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One of the best-known faces in international publishing, the Lebanese publisher Nasser Jarrous, is writing his memoirs.  The book will be published in January, first in Arabic and then English, by his own company, Jarrous Press, based in Tripoli. It will be his chance to set down what he has learned in more than 40 years in the business.

“I am writing this book for my children, to show them that life is not easy and nothing is fixed,” he says.  “I want to tell them that there are difficulties and pitfalls, but with strong will, love and solidarity we can come through.  Do not give up – learn from your mistakes because they are part of your path to success.

Jarrous has for many years acted as a kind of cultural ambassador between east and west, smoothing the way for western publishers to do business with Arab countries, making introductions and facilitating western publishers’ participation in books fairs in the region, notably in the more closed markets like Saudi Arabia.  It is a role for which he seems born, with his natural bonhomie, language skills (Arabic, English and French) and genuine desire for people to engage in dialogue. He likes bringing people together.

However, his memoirs do not shy away from criticism of Arab publishing which he describes as “weak and in need of modernisation and development”. He continues: “The majority of Arab publishers are held back from developing because of a lack of financial resources, as well as weak markets which have been made worse by the cancellation of book fairs and the closure of libraries due to COVID-19.  With the exception of the United Arab Emirates – and particularly Sharjah – which supports writers and authors, Arab countries are absent from extending a helping hand to the publishing sector.  If the situation remains the same, there is no future for the publishing sector, and many publishing houses are going to close.”

He notes that Arab publishing houses suffer from “the crisis of piracy and freedom of expression which limits creativity and the easy transfer of Arab books between countries”. He adds: “The overwhelming majority of Arab publishing houses have not been established in a professional and scientific manner, and many publishers lack experience and knowledge on how to face the crises that hinder the publishing industry.  This is why, during my dealings with international book fairs, I insisted that there should be a training element for Arab publishers.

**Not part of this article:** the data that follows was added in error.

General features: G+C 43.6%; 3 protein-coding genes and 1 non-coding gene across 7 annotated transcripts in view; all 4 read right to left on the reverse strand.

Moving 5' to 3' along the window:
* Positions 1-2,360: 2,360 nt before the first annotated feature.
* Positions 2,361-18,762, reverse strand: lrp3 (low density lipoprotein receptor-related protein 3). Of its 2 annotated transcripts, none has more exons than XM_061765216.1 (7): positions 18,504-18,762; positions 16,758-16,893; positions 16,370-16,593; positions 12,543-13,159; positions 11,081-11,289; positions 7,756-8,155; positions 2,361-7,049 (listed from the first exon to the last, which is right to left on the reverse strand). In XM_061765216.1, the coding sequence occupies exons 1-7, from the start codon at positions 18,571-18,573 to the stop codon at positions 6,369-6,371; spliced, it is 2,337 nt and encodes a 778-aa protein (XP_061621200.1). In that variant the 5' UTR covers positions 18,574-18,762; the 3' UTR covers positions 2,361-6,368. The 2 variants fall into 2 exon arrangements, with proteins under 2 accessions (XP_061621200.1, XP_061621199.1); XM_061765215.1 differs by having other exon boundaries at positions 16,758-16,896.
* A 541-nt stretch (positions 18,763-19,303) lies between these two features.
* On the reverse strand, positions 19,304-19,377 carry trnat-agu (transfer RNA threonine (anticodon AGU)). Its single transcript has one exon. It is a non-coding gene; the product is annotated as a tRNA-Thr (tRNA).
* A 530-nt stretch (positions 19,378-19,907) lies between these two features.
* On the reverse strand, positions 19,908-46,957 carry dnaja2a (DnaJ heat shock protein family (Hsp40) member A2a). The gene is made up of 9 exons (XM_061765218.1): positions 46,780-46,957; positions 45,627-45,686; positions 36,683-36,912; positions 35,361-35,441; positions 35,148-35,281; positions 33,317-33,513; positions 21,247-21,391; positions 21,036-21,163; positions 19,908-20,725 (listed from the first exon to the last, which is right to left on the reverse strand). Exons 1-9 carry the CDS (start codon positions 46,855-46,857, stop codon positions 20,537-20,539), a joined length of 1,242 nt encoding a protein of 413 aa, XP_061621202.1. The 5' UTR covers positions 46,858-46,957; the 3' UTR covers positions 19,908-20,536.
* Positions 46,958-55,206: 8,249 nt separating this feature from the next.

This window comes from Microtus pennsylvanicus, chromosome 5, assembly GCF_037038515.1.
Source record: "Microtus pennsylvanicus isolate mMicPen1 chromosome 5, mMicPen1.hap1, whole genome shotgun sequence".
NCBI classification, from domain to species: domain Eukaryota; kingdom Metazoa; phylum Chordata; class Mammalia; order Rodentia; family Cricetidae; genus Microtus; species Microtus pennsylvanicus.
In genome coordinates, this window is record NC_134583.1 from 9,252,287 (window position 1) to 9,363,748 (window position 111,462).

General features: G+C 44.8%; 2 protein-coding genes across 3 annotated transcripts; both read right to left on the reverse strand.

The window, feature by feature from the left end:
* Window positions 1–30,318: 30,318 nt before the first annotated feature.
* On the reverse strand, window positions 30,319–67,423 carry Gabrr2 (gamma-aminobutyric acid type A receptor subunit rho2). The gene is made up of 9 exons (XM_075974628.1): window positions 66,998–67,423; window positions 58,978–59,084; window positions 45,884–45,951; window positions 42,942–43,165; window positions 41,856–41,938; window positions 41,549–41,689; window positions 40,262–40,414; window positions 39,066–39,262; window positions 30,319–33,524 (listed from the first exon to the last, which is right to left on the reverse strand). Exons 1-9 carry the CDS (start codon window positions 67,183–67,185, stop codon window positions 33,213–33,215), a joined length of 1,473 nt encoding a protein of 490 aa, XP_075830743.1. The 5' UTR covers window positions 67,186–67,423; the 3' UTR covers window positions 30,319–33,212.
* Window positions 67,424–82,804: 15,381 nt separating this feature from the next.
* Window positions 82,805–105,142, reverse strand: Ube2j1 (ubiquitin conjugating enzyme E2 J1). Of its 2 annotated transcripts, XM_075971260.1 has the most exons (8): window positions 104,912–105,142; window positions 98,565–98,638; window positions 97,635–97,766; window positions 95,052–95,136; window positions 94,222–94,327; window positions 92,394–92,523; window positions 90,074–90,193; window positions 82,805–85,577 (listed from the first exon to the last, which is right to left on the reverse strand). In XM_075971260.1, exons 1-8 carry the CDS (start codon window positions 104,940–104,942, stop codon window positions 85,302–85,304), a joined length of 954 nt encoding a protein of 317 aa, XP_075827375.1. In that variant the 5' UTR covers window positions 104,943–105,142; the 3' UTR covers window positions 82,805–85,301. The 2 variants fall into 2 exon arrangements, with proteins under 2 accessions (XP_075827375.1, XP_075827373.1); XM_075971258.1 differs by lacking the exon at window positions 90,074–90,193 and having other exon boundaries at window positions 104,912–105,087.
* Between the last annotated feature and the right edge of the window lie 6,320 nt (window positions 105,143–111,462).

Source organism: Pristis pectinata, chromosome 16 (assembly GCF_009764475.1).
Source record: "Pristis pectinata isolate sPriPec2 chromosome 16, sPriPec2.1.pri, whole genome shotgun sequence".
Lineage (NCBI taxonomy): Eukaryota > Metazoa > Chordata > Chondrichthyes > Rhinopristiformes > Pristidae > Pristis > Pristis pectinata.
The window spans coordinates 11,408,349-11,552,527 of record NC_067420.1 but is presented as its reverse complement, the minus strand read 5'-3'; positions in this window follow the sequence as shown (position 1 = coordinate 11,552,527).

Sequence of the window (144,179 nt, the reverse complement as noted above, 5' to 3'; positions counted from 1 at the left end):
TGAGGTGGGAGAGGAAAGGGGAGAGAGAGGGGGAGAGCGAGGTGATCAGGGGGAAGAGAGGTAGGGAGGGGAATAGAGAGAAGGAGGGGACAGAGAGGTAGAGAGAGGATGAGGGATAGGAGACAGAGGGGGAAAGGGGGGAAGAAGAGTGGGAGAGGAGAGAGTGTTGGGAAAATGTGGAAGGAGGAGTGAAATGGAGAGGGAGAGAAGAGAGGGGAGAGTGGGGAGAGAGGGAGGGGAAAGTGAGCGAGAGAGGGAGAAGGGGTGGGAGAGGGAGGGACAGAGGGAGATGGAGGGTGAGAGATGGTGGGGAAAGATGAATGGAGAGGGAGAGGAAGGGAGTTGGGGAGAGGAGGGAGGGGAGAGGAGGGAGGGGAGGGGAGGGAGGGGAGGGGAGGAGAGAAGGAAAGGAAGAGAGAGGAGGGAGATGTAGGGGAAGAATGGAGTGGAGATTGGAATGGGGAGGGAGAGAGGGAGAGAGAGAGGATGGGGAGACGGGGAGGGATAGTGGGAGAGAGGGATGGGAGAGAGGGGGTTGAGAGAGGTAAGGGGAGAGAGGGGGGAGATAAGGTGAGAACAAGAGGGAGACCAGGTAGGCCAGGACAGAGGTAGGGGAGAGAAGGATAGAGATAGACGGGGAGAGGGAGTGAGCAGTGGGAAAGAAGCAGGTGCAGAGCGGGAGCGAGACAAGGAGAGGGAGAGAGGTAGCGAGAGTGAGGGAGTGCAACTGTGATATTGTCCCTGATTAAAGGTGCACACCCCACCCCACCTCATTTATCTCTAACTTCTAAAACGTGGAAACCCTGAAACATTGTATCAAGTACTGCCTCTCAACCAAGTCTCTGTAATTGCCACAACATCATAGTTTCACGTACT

“International cultural institutions like the British Council in London and the Goethe Institute in Germany, and many others, should redouble their efforts to introduce the cultures and manners of different countries in order to strengthen cooperation in the fields of publishing”

Initially trained as a lawyer, Jarrous joined his father’s books and magazine distribution business in 1978 and soon added book publishing to the firm’s portfolio. He became a member of the Board of Directors of the Syndicate of Publishers Union in Lebanon in 1990 and in cooperation with the Syndicate, launched the Lebanon International Book Fair and held its presidency for a period of 7 years until 2001.

It was through this role with the Publishers Union in Lebanon that his international career developed.  In 2000 he smoothed the way for the Arab World to be Guest of Honor at Frankfurt which led to a more formal arrangement with exhibition-owners Reed in 2006, with a particular focus on providing links between US publishers and the Arab world for the Reed-owned London Book Fair and Book Expo America.  He recalls: “I developed business relations with Frankfurt, London and USA. These relations opened the way for the international book publishing industry to enter our Arab world. In return, Arab publishers benefited from international experience. It was a period full of developments, achievements and fruitful cooperation, which I have covered in my book.”

In recent weeks, he has been saddened by Reed’s decision to cancel BookExpo.  He worries that there isn’t the political support for the books business in the US. “I don’t think in the US there is governmental interest in supporting the publishing industry. There should be an association which supports books and writers like the British Council and Goethe institute and which are expanded around the world. I think the US has become closed in on itself.”

Along with many in the industry, he hopes that the new administration under President Biden may view the book industry more positively.

His memoirs have given him the chance to thank the many friends he has made in the industry. “In the book I have thanked those who supported me and from whose knowledge I have benefited. I am honored and proud to have the friends I have made in this business over the years. Do not stop giving and helping others – I was happy when I was serving and helping others, or serving my country, my surroundings and my profession.  I did not hate people who offended me – I simply changed my behavior with them.  For me, working was a pleasure and a passion…

His daughters Rania and Noor, and son Adib, also help in the business and have become familiar faces at international book fairs before the pandemic. Appropriately, he saves his final words for the institution of family.

“It is the family that is the cornerstone, so let us preserve it. Family is the support and help that stands by our side in the most difficult circumstances – and that has been the case this year perhaps more than any other.”